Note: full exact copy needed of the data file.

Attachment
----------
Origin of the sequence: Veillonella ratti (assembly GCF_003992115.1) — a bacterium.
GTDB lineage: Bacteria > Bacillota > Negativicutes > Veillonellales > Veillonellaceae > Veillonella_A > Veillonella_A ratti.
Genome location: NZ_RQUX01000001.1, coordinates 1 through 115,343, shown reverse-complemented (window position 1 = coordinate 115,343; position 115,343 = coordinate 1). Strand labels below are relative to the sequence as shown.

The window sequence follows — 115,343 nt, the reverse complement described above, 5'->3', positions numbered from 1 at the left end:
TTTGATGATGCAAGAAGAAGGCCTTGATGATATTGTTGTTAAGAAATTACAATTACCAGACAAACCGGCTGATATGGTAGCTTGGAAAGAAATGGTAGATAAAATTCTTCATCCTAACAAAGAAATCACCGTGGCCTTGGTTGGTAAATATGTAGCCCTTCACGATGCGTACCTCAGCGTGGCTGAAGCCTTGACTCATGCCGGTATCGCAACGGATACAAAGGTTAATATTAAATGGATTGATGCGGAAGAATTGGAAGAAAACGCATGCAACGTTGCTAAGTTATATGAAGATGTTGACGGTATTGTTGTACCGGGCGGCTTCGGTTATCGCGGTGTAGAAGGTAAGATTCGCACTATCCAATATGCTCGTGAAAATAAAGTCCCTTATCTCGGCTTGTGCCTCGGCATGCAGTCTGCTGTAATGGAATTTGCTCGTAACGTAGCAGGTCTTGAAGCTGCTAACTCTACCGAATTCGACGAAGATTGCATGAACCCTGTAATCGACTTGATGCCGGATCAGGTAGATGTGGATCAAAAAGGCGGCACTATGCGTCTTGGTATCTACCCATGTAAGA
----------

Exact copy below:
Origin of the sequence: Veillonella ratti (assembly GCF_003992115.1) — a bacterium.
GTDB lineage: Bacteria > Bacillota > Negativicutes > Veillonellales > Veillonellaceae > Veillonella_A > Veillonella_A ratti.
Genome location: NZ_RQUX01000001.1, coordinates 1 through 115,343, shown reverse-complemented (window position 1 = coordinate 115,343; position 115,343 = coordinate 1). Strand labels below are relative to the sequence as shown.

The window sequence follows — 115,343 nt, the reverse complement described above, 5'->3', positions numbered from 1 at the left end:
TTTGATGATGCAAGAAGAAGGCCTTGATGATATTGTTGTTAAGAAATTACAATTACCAGACAAACCGGCTGATATGGTAGCTTGGAAAGAAATGGTAGATAAAATTCTTCATCCTAACAAAGAAATCACCGTGGCCTTGGTTGGTAAATATGTAGCCCTTCACGATGCGTACCTCAGCGTGGCTGAAGCCTTGACTCATGCCGGTATCGCAACGGATACAAAGGTTAATATTAAATGGATTGATGCGGAAGAATTGGAAGAAAACGCATGCAACGTTGCTAAGTTATATGAAGATGTTGACGGTATTGTTGTACCGGGCGGCTTCGGTTATCGCGGTGTAGAAGGTAAGATTCGCACTATCCAATATGCTCGTGAAAATAAAGTCCCTTATCTCGGCTTGTGCCTCGGCATGCAGTCTGCTGTAATGGAATTTGCTCGTAACGTAGCAGGTCTTGAAGCTGCTAACTCTACCGAATTCGACGAAGATTGCATGAACCCTGTAATCGACTTGATGCCGGATCAGGTAGATGTGGATCAAAAAGGCGGCACTATGCGTCTTGGTATCTACCCATGTAAGA